If you do tolerate xylitol so well, you should consider investing in either some maltitol or some isomalt. Both will make a real 'crumbly' fudge without the cooling effect of the xylitol. Both will sub 1 for 1 with sugar in recipes, although isomalt is less sweet/requires the addition of a high intensity sweetener (splenda works well).

Erythritol produces very similar results to xylitol in baking, but the cooling effect is a little stronger. The biggest difference, though, is it's caloric/glycemic impact. Erythritol has a fraction of the carbs/calories of xylitol and is potentially less laxating.
post #7 of 11

Reply, re: Erythritol Question

Hi, Cathy.
I'm new here.
I saw your question about using erythritol and thought I'd offer what I've learned from experimenting with it in the kitchen.
Erythritol is about 70% as sweet as sugar, I suppose, but it is easy to use too much. Interesting things I've noticed about erythritol:
It is hydrophobic (it does not like, or attract, water) so foods sweetened with it tend to be drier than those sweetened with other things. You are better off substituting erythritol for only half the granuated sugar in a recipe and making up the difference with another natural sweetener such as stevia.
It has a very clean, sweet taste and makes the mouth feel cool. It is not a cool taste such as a mint would give, it is a cool feeling.
Erythritol seems to be non-water-soluble in the absence of high heat. This is probably why we cannot really metabolize it; our bodies cannot produce enough heat to keep the crystals from reforming.
Erythritol re-crystallizes quickly. Just how quickly? Well, if you put a cup of powdered erythritol in a saucepan on the heat and add a half cup of water, sort of the way you'd do if you wanted to make a simple sugar syrup, once the water gets really hot if you stir it, the erythritol crystals will dissolve. When you turn off the heat, almost immediately the erythritol will start to re-crystallize. In fact, if a minute particle of dust lands on the surface of the liquid a large, flat, six-sided crystal will probably form and float on the surface of the liquid, right before your eyes. Weird. So I found that I could make some good desserts with no sugar in them using erythritol either powdered or in a simple, rapidly-recrystallizing syrup.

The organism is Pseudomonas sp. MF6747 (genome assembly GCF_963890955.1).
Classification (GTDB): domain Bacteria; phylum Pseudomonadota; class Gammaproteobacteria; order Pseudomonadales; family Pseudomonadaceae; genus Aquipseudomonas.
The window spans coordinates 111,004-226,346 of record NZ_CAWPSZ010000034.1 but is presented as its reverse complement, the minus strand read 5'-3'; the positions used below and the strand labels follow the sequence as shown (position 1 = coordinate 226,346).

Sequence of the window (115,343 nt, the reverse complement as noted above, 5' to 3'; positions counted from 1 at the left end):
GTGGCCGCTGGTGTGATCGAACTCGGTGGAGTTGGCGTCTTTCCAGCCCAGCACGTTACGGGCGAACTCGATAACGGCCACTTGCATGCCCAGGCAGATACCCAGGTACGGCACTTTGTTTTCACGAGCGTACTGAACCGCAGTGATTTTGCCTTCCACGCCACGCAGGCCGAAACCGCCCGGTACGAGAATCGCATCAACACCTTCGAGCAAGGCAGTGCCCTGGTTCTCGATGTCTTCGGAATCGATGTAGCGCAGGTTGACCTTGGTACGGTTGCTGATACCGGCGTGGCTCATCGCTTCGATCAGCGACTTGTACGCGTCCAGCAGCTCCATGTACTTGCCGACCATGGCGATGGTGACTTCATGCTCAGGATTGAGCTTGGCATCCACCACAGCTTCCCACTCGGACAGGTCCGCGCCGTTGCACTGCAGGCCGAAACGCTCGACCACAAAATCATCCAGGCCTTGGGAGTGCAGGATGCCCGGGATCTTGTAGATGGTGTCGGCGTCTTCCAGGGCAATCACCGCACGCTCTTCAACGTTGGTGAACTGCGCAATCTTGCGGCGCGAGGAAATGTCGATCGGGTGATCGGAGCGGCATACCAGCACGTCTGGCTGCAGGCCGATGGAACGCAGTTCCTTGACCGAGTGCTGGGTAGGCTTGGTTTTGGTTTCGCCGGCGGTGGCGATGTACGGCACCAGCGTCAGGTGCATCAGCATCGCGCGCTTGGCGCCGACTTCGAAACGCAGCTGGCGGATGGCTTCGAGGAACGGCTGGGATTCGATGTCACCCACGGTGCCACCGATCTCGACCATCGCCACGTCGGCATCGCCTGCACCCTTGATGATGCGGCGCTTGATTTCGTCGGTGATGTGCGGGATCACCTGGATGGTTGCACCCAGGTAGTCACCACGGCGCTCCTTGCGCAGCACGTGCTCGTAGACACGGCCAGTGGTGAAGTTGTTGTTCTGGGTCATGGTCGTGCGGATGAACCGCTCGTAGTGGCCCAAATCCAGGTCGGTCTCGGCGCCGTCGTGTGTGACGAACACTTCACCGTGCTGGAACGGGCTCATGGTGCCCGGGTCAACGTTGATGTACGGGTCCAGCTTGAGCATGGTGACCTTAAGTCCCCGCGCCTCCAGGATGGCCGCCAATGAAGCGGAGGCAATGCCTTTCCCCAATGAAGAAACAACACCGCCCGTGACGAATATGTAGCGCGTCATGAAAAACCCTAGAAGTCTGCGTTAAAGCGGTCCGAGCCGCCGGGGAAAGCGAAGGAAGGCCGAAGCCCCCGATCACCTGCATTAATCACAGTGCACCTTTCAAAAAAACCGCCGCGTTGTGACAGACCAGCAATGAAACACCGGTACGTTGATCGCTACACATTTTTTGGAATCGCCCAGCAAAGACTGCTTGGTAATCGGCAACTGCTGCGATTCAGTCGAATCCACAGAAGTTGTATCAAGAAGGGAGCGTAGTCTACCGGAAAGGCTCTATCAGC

Cool stuff I've done with erythritol:
Adapted an old-fashioned butter cookie recipe that came with my grandmother's Mirro cookie press to make sugar-free almond-butter cookies and sugar-free chocolate-tahini cookies that my sugar-craving husband (Test Subject #1) raves about. I don't put these through the cookie press; I use a cookie scoop and mash them down with the tines of a fork.
Adapted the cheesecake recipe off the back of the Sunshine graham cracker crumb box for sweetening with Erythritol/water and stevia, instead of sugar (provides minimal savings in calories because of all that cream cheese).
Adapted the easy fudgy brownie recipe off the back of the Hershey's unsweetened baking chocolate box for sweetening with erythritol/water and stevia. This makes something that is sort of part fudge, part brownie, so we call them "frownies" even though they make us smile...
Ideas to try: Pick a recipe for a cookie that calls for only white granulated sugar rather than a combination of white and brown. Substitute 1/2 as much erythritol as the amount of sugar called for and make up the difference in sweetness (there will be a difference) with high-quality white powdered stevia extract. I use 1/4 to 3/8 teaspoon stevia to substitute for 1/2 cup sugar. Whether it is 1/4 or 3/8 teaspoon depends on the brand. You will find that you will want to increase the amount of liquid over that called for in the recipe. You may also want to add something that will keep the cookies softer such as creamy raw almond butter or even some blond tahini (sesame butter), starting with just a couple of tablespoonsful in a recipe. As soon as I figure out where I might be able to post some recipes, maybe I'll share the ones I've developed. Have to ask Test Subject #1 first.
Have fun experimenting, and be brave!!!
post #8 of 11
CitizenKate, I like how you think: equal parts palate and scientific method. :)